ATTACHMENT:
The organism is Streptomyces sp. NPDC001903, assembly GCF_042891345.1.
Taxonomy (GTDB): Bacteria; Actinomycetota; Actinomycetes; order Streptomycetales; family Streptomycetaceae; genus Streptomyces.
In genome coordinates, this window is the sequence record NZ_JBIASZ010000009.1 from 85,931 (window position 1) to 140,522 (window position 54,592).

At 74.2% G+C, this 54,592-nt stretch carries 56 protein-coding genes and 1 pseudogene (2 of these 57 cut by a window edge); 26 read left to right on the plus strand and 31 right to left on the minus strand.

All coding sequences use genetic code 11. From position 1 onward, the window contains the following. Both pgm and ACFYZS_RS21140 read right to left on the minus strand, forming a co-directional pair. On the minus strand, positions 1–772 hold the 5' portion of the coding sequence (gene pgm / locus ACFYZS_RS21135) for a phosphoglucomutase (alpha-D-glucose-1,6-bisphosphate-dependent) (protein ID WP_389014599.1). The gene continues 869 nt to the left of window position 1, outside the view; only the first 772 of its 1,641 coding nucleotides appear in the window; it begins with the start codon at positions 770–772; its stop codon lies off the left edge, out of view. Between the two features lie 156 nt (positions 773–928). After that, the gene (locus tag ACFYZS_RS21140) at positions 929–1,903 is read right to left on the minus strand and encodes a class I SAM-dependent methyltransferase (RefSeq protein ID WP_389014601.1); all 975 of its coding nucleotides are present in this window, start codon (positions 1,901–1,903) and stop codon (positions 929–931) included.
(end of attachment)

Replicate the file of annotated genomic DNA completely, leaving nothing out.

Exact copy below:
The organism is Streptomyces sp. NPDC001903, assembly GCF_042891345.1.
Taxonomy (GTDB): Bacteria; Actinomycetota; Actinomycetes; order Streptomycetales; family Streptomycetaceae; genus Streptomyces.
In genome coordinates, this window is the sequence record NZ_JBIASZ010000009.1 from 85,931 (window position 1) to 140,522 (window position 54,592).

At 74.2% G+C, this 54,592-nt stretch carries 56 protein-coding genes and 1 pseudogene (2 of these 57 cut by a window edge); 26 read left to right on the plus strand and 31 right to left on the minus strand.

All coding sequences use genetic code 11. From position 1 onward, the window contains the following. Both pgm and ACFYZS_RS21140 read right to left on the minus strand, forming a co-directional pair. On the minus strand, positions 1–772 hold the 5' portion of the coding sequence (gene pgm / locus ACFYZS_RS21135) for a phosphoglucomutase (alpha-D-glucose-1,6-bisphosphate-dependent) (protein ID WP_389014599.1). The gene continues 869 nt to the left of window position 1, outside the view; only the first 772 of its 1,641 coding nucleotides appear in the window; it begins with the start codon at positions 770–772; its stop codon lies off the left edge, out of view. Between the two features lie 156 nt (positions 773–928). After that, the gene (locus tag ACFYZS_RS21140) at positions 929–1,903 is read right to left on the minus strand and encodes a class I SAM-dependent methyltransferase (RefSeq protein ID WP_389014601.1); all 975 of its coding nucleotides are present in this window, start codon (positions 1,901–1,903) and stop codon (positions 929–931) included.